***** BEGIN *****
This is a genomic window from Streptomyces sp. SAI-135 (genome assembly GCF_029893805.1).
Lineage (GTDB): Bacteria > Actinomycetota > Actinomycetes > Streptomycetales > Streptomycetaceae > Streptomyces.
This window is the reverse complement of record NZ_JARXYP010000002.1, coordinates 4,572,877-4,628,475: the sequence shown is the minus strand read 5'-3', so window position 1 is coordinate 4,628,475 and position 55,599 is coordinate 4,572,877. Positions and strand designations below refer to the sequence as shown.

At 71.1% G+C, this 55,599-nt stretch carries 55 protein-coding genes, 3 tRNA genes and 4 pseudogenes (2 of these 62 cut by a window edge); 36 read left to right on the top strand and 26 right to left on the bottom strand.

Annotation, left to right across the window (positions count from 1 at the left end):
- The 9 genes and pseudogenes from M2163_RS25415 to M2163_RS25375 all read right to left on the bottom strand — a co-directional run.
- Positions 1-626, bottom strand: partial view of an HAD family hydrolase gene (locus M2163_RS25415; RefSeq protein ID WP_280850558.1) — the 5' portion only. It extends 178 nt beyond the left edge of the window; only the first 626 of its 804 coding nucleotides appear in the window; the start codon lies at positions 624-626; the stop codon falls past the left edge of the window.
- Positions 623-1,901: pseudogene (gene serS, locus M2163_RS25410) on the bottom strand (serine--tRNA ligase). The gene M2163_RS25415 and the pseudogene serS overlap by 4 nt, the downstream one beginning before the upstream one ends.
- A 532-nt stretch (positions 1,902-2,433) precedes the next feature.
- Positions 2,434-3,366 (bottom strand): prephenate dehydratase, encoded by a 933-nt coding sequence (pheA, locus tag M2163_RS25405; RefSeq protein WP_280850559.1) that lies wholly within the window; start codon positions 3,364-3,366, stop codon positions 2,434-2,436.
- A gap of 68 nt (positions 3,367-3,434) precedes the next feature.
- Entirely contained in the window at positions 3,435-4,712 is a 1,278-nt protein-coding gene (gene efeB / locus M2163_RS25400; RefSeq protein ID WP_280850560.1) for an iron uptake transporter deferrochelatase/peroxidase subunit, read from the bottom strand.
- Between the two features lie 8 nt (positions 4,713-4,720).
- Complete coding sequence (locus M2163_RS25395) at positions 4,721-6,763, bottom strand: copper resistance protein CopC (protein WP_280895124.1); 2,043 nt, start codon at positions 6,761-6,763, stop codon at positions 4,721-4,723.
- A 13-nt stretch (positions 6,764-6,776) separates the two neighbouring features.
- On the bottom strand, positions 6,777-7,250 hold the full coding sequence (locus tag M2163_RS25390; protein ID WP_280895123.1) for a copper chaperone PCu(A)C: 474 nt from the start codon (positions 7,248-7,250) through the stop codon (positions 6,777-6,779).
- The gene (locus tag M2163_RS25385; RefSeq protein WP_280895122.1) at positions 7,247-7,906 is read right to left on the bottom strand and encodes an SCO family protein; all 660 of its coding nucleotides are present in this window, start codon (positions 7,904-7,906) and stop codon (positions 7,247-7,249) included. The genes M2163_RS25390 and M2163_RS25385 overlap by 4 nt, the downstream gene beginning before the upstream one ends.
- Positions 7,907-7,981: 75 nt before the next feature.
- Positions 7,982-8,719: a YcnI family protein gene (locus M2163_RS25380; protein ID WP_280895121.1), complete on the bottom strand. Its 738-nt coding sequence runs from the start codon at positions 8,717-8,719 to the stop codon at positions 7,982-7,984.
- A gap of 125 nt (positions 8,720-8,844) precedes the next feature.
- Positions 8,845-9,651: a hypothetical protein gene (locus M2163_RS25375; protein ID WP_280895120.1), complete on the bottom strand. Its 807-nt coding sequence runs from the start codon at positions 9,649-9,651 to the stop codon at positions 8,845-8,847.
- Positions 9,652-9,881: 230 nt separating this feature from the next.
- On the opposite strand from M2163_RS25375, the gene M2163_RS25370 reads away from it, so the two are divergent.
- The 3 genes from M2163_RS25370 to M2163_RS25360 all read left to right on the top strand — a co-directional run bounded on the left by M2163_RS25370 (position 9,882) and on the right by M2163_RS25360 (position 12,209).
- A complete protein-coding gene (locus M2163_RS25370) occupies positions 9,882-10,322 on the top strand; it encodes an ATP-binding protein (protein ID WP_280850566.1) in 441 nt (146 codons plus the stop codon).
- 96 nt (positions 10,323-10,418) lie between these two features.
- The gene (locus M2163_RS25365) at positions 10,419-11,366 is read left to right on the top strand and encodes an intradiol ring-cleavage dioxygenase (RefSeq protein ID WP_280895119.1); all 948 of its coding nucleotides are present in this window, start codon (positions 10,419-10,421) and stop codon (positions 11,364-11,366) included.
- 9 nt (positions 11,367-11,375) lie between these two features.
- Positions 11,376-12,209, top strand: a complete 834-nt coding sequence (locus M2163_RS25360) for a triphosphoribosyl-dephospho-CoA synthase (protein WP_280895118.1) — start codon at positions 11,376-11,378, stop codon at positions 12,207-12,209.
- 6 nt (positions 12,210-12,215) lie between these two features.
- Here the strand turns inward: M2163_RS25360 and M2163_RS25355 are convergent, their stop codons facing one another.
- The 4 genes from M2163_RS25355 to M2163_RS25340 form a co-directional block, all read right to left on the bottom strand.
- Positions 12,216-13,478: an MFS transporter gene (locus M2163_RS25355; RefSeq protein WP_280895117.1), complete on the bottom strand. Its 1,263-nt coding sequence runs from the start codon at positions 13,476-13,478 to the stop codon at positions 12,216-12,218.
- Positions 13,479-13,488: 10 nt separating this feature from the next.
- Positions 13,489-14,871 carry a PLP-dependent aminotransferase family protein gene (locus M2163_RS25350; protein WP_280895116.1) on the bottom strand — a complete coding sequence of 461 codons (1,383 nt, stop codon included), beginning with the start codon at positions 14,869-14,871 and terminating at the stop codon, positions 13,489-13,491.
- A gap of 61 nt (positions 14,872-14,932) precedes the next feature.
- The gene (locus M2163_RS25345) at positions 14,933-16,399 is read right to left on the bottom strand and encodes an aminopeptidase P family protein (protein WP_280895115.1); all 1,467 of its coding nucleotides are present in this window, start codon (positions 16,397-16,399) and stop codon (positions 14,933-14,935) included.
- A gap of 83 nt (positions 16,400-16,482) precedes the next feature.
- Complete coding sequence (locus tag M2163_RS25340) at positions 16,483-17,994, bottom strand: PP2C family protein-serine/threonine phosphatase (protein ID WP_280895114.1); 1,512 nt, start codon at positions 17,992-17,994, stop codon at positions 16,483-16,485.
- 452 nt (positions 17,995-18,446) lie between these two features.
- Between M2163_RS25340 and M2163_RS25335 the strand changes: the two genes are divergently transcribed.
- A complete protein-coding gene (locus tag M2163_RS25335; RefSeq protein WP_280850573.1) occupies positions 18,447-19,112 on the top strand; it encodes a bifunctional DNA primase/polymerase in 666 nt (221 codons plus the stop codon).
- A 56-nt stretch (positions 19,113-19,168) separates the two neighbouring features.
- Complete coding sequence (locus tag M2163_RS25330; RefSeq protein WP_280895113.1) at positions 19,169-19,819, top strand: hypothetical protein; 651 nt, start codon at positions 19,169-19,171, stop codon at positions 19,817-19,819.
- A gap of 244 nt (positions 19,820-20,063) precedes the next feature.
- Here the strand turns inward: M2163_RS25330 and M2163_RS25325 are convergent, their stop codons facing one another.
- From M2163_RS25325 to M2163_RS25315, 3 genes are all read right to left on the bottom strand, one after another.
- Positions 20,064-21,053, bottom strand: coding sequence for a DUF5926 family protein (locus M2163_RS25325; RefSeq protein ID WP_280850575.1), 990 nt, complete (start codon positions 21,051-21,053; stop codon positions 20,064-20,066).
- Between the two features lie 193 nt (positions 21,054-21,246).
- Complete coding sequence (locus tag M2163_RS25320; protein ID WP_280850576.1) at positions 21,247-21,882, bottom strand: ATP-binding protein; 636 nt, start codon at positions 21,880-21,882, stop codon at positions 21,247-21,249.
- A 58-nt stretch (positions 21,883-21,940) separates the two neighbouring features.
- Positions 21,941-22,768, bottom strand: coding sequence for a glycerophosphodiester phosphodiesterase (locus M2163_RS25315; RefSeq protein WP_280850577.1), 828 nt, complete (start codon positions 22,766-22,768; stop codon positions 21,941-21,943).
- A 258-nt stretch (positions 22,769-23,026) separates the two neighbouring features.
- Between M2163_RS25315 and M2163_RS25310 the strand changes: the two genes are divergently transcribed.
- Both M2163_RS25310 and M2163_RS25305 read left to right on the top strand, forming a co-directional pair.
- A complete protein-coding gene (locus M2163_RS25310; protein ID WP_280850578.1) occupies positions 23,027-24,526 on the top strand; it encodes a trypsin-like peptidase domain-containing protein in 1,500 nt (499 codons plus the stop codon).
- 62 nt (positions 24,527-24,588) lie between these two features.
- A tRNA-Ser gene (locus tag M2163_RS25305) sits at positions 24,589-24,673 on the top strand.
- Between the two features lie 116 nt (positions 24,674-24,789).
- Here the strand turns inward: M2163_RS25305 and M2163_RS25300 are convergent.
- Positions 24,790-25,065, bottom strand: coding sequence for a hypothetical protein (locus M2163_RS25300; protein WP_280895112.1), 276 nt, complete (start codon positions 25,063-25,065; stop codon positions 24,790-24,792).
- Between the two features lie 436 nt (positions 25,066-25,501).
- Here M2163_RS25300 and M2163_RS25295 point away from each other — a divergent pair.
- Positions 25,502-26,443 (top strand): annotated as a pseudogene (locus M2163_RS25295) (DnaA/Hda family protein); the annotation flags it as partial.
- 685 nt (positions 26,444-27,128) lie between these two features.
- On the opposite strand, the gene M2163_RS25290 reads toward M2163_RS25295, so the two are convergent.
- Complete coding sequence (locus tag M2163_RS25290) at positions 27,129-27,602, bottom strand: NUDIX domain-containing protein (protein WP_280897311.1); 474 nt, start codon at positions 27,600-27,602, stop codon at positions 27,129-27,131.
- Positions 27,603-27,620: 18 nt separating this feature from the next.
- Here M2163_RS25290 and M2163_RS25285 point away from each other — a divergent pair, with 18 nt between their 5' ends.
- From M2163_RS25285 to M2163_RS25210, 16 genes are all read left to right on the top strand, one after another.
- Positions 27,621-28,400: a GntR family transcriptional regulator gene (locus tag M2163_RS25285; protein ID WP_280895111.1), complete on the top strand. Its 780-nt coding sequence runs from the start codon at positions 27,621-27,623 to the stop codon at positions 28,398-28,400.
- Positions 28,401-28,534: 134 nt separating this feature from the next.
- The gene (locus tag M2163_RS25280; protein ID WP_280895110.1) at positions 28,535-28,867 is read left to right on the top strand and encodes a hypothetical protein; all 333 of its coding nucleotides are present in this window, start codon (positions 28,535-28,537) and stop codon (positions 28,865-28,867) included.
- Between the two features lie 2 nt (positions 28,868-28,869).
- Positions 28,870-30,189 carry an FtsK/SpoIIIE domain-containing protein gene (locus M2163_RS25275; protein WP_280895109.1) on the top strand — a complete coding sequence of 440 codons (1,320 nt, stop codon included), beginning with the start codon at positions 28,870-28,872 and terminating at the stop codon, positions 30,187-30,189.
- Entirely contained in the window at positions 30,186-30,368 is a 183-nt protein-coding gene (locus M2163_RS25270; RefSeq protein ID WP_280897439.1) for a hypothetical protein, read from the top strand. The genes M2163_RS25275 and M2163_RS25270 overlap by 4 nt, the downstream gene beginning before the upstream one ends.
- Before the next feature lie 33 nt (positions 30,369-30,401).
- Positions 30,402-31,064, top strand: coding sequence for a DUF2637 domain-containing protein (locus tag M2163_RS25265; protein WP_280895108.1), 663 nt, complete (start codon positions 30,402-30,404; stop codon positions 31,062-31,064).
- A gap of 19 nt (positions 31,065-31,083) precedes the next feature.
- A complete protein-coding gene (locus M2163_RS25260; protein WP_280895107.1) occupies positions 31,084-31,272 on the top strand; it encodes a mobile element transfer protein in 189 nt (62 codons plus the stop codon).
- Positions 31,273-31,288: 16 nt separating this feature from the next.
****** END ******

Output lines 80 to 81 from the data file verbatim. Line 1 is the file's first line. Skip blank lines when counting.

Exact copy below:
- A complete protein-coding gene (locus M2163_RS25260; protein WP_280895107.1) occupies positions 31,084-31,272 on the top strand; it encodes a mobile element transfer protein in 189 nt (62 codons plus the stop codon).
- Positions 31,273-31,288: 16 nt separating this feature from the next.